Perhaps even he realized this conversation wasn’t going well from his perspective. “Ralph” finally said Firefighters and EMS Fund was “rebranded” and used to be called Firefighters Support Fund. Now that piqued my interest “Why was it rebranded?” I asked.

“Ralph” hung up.

Poking around the Internet, it didn’t take long to figure out a possible reason for the rebranding. Under its old name, “Ralph’s” organization had drawn negative comments for misleading would-be donors about what it does.

But for me there are two bigger issues. First, from my review of filings, only a sliver of what Firefighters and EMS Fund/Firefighters Support Fund received in contributions was spent for what I would call its stated mission of generating political support for first responders. Almost all the money went for fundraising expense, overhead and, presumably buried somewhere amid thousands of pages of filings, compensation for its operators. Firefighters and EMS Fund is what I called a “faux charity,” a PAC that hopes would-be donors will think it is a real charity. Some other commentators call such operations a “scam charity.”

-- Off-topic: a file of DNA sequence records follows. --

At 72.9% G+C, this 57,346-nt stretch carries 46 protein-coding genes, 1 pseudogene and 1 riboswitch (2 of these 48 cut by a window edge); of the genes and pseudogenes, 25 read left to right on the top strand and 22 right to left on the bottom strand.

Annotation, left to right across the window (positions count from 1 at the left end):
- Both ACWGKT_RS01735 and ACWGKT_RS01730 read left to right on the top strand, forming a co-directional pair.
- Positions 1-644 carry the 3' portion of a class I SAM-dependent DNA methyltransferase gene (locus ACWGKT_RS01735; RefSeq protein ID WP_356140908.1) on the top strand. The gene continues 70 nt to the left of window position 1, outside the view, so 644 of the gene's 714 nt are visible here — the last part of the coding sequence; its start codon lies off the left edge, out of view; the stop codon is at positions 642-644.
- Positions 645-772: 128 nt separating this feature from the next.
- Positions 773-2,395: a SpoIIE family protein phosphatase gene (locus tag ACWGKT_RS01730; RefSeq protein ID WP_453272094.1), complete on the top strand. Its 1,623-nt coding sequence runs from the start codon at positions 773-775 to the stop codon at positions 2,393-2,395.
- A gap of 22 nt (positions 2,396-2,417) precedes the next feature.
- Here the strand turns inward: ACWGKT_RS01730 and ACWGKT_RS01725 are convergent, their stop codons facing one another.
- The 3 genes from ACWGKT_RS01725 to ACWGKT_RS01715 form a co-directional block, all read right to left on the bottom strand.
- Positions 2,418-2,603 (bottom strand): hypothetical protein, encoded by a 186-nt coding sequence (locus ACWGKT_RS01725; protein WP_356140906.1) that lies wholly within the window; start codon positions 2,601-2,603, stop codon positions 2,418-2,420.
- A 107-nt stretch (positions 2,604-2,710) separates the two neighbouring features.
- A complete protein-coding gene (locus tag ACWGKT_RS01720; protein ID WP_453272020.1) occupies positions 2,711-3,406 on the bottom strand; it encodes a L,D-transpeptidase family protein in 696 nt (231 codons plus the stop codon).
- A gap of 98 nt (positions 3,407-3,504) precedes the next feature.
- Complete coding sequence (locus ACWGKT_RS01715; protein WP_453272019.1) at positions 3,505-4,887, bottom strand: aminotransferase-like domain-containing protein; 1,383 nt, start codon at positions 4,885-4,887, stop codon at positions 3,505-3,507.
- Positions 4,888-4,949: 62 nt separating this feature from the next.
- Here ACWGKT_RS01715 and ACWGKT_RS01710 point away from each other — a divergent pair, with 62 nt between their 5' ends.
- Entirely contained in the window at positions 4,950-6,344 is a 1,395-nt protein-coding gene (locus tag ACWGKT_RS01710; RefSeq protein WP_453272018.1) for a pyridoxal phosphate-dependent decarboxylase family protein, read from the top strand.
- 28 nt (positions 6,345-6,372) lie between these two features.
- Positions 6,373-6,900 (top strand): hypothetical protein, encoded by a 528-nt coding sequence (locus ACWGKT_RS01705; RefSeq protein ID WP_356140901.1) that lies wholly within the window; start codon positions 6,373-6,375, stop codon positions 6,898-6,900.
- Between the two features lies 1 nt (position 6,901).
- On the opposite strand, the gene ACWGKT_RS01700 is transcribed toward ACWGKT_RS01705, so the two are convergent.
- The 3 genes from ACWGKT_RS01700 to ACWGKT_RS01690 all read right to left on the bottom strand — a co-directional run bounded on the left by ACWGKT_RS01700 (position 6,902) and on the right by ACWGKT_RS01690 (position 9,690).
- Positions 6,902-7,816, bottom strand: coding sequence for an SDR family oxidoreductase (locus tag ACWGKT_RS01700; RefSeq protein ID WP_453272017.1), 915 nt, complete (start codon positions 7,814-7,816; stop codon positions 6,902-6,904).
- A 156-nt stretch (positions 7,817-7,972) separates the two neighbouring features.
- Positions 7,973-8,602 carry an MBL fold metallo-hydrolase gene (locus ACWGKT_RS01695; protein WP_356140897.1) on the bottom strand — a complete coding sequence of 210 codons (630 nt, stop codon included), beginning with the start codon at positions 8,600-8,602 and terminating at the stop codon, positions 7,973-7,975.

Secondly, by calling me, Firefighters and EMS Fund violated a Nevada law that look effect last year. The law requires fundraisers working in Nevada for, among other causes, firefighters and public safety to first register with the Nevada Secretary of State’s office and make financial filings. I just checked with the SOSO’s website, and there is no registration for Firefighters and EMS Fund, Firefighters Support Fund or Firefighters Support Alliance, another name associated with the operation.

But don’t bet on Nevada state regulators doing much about it. Continue reading

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Bugsy Siegel murder 75 years ago changed Las Vegas forever